RNC Chairwoman Defends Trump's Handling of Pandemic: 'History Will Look Back on Him Well'

Following the recent revelations from journalist Bob Woodward's latest book that President Donald Trump had downplayed the threat of the coronavirus early on, Republican National Chairwoman Ronna McDaniel supported the president's response to the pandemic while accusing Democrats of politicizing it.

In an interview on NBC News' Meet the Press Sunday, McDaniel responded to the reports by citing his approach as "calm and steady and methodical." She referenced examples of the president's response at the time, such as the cancellation of travel from China in January and the creation of the White House Coronavirus Task Force in February.

"These are things that you want from a president. Think of what would've happened if he'd have gone out and said, 'This is awful. We should all be afraid. We don't have a plan.' It would've been a run on the banks, it would've been a run on the hospitals, it would've been a run on the grocery stores. The president was calm and steady in a time of unrest and uncertainty. I think history will look back on him well as how he handled this pandemic."

According to an excerpt in Woodward's book Rage, Trump knew of the virus's ability to travel through air and that it was "more deadly" than the flu going back to early February. He also stated in an interview with Woodward: "It goes through air, Bob. That's always tougher than the touch. The touch, you don't have to touch things, right? But the air, you just breathe the air, and that's how it's passed. And so that's a very tricky one. That's a very delicate one."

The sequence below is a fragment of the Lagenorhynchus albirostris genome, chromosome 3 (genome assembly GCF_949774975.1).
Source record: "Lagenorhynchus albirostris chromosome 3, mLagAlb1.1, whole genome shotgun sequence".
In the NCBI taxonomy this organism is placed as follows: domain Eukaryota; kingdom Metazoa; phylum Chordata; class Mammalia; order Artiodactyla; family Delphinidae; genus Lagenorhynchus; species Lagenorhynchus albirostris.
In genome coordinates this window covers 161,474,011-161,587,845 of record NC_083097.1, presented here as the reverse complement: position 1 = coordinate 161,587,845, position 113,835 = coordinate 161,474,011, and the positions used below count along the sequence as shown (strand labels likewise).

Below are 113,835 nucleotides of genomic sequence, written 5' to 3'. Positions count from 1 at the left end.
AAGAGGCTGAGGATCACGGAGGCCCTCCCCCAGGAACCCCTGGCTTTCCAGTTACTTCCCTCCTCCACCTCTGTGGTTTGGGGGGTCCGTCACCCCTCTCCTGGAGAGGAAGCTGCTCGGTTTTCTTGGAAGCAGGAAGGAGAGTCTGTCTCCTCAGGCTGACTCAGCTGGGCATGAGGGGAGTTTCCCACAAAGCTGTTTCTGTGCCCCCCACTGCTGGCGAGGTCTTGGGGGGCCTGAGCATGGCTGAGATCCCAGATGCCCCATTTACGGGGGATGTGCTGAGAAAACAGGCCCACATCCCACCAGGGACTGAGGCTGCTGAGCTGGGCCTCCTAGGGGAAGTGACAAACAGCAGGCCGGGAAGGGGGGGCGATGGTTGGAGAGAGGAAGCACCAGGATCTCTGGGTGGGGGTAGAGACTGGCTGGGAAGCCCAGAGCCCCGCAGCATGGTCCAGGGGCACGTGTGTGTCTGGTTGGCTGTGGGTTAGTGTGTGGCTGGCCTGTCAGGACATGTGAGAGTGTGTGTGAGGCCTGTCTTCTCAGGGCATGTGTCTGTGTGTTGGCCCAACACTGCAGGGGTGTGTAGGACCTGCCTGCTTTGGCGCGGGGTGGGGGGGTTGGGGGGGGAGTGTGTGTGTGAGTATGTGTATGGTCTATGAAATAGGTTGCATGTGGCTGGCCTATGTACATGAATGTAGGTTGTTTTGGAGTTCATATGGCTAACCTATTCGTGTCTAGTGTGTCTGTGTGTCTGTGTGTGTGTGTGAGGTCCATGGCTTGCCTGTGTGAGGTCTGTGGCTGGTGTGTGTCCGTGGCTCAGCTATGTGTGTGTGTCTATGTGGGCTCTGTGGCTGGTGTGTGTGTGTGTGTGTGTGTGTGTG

McDaniel also dismissed Meet the Press host Chuck Todd's suggestion that Trump did not state the seriousness of the coronavirus threat earlier, over concerns of what it would might do to him politically—despite the president being frequently very vocal when it comes to other issues such as immigration and violence in the cities.

EXCLUSIVE on #MTP: RNC Chair Ronna McDaniel defends Trump’s pandemic response@ChuckTodd: “How do you account for the fact that it’s the United States of America that accounts for 25% of the world’s deaths?

RNC Chair Ronna McDaniel: “Well, we have, we do have more testing.” pic.twitter.com/rtUWjhjhJI

— Meet the Press (@MeetThePress) September 13, 2020

"I disagree that the president took political calculations into a global pandemic like we've never seen before that has decimated not just our country but countries across the world," McDaniel said.

Todd also brought up that Trump fought against to a mask mandate and suggested that more lives would've been saved if the president had encouraged mask wearing sooner. In response, McDaniel answered: "I think 20/20 vision in hindsight is always perfect, right? But as a new pandemic hit our shores, we were all being told by Dr. [Anthony] Fauci, by the scientists, 'You shouldn't wear masks.' We were all being told that. And then the science came out and said 'Yes, we should be wearing masks'...because it's a new virus like we've never seen before. To say that he should've known then what we know now seven months later isn't really fair."